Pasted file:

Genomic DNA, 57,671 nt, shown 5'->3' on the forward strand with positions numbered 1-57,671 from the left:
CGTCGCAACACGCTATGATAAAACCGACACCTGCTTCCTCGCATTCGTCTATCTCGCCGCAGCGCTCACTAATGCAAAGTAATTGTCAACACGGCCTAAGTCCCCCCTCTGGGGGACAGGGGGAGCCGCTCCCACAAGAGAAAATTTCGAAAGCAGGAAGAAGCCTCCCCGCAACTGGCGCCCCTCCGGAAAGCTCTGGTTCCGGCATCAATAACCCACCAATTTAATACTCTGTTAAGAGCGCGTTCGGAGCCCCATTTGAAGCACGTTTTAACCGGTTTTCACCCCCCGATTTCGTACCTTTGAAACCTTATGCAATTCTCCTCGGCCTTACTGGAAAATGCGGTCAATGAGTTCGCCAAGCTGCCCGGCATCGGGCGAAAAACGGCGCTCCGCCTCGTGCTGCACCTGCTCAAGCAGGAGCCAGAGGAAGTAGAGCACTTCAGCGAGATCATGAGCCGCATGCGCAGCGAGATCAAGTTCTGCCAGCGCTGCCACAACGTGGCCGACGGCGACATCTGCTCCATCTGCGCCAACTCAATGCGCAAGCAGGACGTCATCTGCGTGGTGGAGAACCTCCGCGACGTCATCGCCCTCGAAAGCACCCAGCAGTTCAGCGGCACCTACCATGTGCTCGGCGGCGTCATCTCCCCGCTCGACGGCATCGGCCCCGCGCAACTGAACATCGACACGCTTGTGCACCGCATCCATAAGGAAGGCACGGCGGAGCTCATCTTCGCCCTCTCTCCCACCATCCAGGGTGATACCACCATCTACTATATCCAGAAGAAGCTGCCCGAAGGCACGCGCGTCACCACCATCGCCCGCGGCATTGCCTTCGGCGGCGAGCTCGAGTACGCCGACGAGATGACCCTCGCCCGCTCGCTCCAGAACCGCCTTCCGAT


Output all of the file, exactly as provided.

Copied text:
Genomic DNA, 57,671 nt, shown 5'->3' on the forward strand with positions numbered 1-57,671 from the left:
CGTCGCAACACGCTATGATAAAACCGACACCTGCTTCCTCGCATTCGTCTATCTCGCCGCAGCGCTCACTAATGCAAAGTAATTGTCAACACGGCCTAAGTCCCCCCTCTGGGGGACAGGGGGAGCCGCTCCCACAAGAGAAAATTTCGAAAGCAGGAAGAAGCCTCCCCGCAACTGGCGCCCCTCCGGAAAGCTCTGGTTCCGGCATCAATAACCCACCAATTTAATACTCTGTTAAGAGCGCGTTCGGAGCCCCATTTGAAGCACGTTTTAACCGGTTTTCACCCCCCGATTTCGTACCTTTGAAACCTTATGCAATTCTCCTCGGCCTTACTGGAAAATGCGGTCAATGAGTTCGCCAAGCTGCCCGGCATCGGGCGAAAAACGGCGCTCCGCCTCGTGCTGCACCTGCTCAAGCAGGAGCCAGAGGAAGTAGAGCACTTCAGCGAGATCATGAGCCGCATGCGCAGCGAGATCAAGTTCTGCCAGCGCTGCCACAACGTGGCCGACGGCGACATCTGCTCCATCTGCGCCAACTCAATGCGCAAGCAGGACGTCATCTGCGTGGTGGAGAACCTCCGCGACGTCATCGCCCTCGAAAGCACCCAGCAGTTCAGCGGCACCTACCATGTGCTCGGCGGCGTCATCTCCCCGCTCGACGGCATCGGCCCCGCGCAACTGAACATCGACACGCTTGTGCACCGCATCCATAAGGAAGGCACGGCGGAGCTCATCTTCGCCCTCTCTCCCACCATCCAGGGTGATACCACCATCTACTATATCCAGAAGAAGCTGCCCGAAGGCACGCGCGTCACCACCATCGCCCGCGGCATTGCCTTCGGCGGCGAGCTCGAGTACGCCGACGAGATGACCCTCGCCCGCTCGCTCCAGAACCGCCTTCCGAT